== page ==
Welcome Rain Into Your Life And Landscape; Rainwater Harvesting And Growing In Dry Or Arid Climates

Brad Lancaster lives in Tucson, AZ which only gets about 16″ a year in rainwater – yet Brad has an abundance of water, food, and community.

How is that possible? And how does he do it?

Brad is a true guru of water conservation and the author of a 3 volume set of books on rainwater, sun, and shade harvesting. You can purchase Brad’s books on Amazon here; http://astore.amazon.com/wwwbackyardfo-20

I’ll be talking with Brad on July 23rd in a recorded session and I want to get your questions answered. What do you want to ask Brad?

Please put your questions in the comments section below!

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This post was written by Marjory


  • Sandy says:

    I live in an arid region of Arizona, also. I have always taken comfort in knowing that I live near Lake Powell but if anything should happen to that water source I would be in trouble. The average precipitation in Page is less than 7″. I currently use a sprinkling system to water my garden and it does beautifully. How could I possibly replace this type of system? Besides using compost and mulch (which I already use), how could I garden with a lot less water?

    1. Hi Sandy,

      The question of how to irrigate over a large area is a good one.

  • midnight says:

    I would like to know about what to get and how to install a diverter that gets rid of the first flush of water into the rain barrel so that the water will be cleaner.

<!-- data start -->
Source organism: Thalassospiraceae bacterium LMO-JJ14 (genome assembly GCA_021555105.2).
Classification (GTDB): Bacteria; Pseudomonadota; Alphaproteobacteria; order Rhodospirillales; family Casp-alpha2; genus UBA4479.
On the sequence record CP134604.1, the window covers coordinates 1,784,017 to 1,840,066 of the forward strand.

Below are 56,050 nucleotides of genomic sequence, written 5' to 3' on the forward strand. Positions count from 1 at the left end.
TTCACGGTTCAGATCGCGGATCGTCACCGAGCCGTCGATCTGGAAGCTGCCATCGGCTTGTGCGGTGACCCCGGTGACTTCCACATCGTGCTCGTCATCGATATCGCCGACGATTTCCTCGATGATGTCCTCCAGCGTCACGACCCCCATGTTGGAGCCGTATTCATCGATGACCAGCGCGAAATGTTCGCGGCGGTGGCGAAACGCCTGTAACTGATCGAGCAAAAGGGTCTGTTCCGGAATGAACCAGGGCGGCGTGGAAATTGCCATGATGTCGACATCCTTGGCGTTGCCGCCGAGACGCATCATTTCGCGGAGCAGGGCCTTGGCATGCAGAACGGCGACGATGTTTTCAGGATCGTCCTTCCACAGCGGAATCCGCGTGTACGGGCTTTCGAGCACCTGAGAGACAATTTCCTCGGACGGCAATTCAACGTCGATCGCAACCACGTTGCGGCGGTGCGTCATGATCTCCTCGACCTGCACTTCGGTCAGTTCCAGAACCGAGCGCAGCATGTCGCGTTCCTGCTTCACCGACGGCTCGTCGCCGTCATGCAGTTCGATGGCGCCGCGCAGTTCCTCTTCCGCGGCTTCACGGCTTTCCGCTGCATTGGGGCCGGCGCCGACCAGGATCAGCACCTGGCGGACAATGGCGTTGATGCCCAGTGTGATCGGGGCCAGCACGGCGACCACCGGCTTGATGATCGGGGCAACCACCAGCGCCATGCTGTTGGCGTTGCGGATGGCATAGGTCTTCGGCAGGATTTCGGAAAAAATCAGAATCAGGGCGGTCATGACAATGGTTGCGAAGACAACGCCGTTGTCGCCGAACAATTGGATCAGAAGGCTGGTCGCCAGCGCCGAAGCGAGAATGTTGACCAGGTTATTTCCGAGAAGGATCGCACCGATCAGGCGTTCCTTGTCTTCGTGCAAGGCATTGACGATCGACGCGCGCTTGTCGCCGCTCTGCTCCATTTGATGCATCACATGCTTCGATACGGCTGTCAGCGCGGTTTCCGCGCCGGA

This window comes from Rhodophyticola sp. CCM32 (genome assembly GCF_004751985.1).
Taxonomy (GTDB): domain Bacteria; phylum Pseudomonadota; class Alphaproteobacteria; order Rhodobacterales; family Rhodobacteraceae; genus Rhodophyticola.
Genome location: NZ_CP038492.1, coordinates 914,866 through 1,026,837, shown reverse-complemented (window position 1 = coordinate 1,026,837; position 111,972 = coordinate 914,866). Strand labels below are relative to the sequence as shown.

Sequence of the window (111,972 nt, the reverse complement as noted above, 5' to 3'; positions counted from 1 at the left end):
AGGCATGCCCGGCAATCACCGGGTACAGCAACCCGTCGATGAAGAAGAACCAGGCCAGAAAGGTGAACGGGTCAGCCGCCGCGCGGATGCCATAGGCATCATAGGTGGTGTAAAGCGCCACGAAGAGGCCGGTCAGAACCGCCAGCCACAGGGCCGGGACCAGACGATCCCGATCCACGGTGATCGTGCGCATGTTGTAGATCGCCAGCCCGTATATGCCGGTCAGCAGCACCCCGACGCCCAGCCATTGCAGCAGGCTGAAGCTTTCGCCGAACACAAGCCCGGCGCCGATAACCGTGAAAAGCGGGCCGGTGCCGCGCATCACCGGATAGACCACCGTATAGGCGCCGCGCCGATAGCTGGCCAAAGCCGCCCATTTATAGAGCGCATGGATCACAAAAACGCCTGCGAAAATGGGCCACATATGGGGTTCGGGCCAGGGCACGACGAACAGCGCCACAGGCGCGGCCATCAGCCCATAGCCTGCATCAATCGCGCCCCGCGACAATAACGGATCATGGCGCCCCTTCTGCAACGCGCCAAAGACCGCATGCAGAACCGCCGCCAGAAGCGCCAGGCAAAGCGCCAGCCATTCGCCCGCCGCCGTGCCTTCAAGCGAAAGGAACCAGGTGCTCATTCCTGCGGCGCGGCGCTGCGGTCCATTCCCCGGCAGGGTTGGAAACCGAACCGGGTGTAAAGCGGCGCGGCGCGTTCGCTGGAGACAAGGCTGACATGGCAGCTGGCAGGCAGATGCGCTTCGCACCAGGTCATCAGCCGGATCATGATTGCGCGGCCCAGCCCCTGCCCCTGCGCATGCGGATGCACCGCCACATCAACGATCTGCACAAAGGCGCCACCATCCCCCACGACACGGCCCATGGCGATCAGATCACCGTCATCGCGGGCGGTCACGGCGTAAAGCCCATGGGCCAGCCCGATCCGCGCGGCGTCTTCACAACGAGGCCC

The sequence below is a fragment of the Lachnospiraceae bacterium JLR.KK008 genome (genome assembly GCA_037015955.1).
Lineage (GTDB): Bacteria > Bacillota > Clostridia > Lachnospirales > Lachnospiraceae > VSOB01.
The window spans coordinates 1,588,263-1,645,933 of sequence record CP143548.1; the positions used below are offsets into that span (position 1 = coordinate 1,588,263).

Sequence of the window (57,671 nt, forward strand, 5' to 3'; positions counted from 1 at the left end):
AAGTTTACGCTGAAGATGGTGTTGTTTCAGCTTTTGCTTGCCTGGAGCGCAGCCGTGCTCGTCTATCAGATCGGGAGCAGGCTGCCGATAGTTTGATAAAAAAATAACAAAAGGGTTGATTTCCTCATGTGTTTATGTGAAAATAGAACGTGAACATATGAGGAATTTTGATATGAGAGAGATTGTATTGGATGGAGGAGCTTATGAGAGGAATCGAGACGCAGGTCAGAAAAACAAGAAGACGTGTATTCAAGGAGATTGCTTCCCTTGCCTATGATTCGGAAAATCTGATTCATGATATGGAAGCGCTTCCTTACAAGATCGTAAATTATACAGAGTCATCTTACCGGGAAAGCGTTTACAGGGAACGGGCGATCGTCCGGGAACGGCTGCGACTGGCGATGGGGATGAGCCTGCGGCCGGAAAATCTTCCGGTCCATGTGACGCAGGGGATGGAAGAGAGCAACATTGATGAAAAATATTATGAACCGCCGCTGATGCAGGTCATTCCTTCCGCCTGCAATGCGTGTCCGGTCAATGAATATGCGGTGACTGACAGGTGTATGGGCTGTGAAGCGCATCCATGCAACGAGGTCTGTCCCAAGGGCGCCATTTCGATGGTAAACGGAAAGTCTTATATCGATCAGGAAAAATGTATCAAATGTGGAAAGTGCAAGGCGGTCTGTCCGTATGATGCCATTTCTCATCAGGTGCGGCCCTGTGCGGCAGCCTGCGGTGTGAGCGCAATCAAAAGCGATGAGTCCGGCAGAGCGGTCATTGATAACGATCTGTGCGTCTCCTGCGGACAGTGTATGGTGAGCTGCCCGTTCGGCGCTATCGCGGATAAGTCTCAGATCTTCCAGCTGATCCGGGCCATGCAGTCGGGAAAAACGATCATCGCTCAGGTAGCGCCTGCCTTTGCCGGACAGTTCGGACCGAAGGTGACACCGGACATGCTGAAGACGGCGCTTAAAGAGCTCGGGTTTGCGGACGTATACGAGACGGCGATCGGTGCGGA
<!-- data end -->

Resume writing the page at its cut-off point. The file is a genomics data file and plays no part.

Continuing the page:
1. Ah, a roof washer! Good question Midnight.

  • cindy says:

    My rainbarrel stinks (literally smells bad). Is that a problem for the plants?

  • FiFi says:

    Do you know when big reservoirs of water are projected to go dry – such as Lake Powell, or the Ogwalalla?

    1. Mellie says:

      If I have same content but different country target appearing correctly in Bing, using canonical link elements will break this.What happened to Google and Bing working together on CLE's? It seems you are now using them in completely coodcatirtnry ways.

  • Wilson J. says:

    Can you collect water off a tar roof? Would it be safe for irrigating if not drinking?

  • Jason says:

    Have you done much with Ollas? The clay irrigation pots? Do you recommend them? Should I use one per plant of surround a plant with several?

  • John B. says:

    Do you filter the rainwater you collect before you drink it? Do you have any recommendations for filters we could use or make in a grid down situation?

  • Mary Wallinski says:

    Do you have any suggestions for keeping water in a sandy soil. How effective are swales in sand?

  • Patricia says:

    How do you get the water from your catchment to the garden? Do you have a faucet in the catchment container?

  • ol' Lawrence says:

    Some years we get 2 inches of rain. I’ve seen it go 4 years straight without more than 2 inches of rain here. So catchment is out. The Barilla aquifer is 400 feet down on my property. A 6 inch
    residential well cost me $17,000 to drill. You GOTTA have water to raise a garden, so you can’t depend on the electric grid…you have to be able to produce your own electricity so you can pump
    water from that depth here….and you have to have SPARES because its 140 miles one way to
    a store to get parts.

    I can’t afford to drill and operate a 16 inch water well for irrigation and a center pivot sprinkler system to water crops. So I make do with a residential well.

    I recommend intense square foot gardening in buried and bermed about steel quonset buildings
    where the water can be judiciously applied and managed as well as protecting your crops from
    hail, tornadoes, 60-70 mph winds, wild fires, high temps above 110, and high UV. It works for me and I even protect my dwarf apples, pears, peaches, and nut trees in underground shelters, as well as my small animal protein stock. Look into the FarmTek catalog’s Fodder 2 system.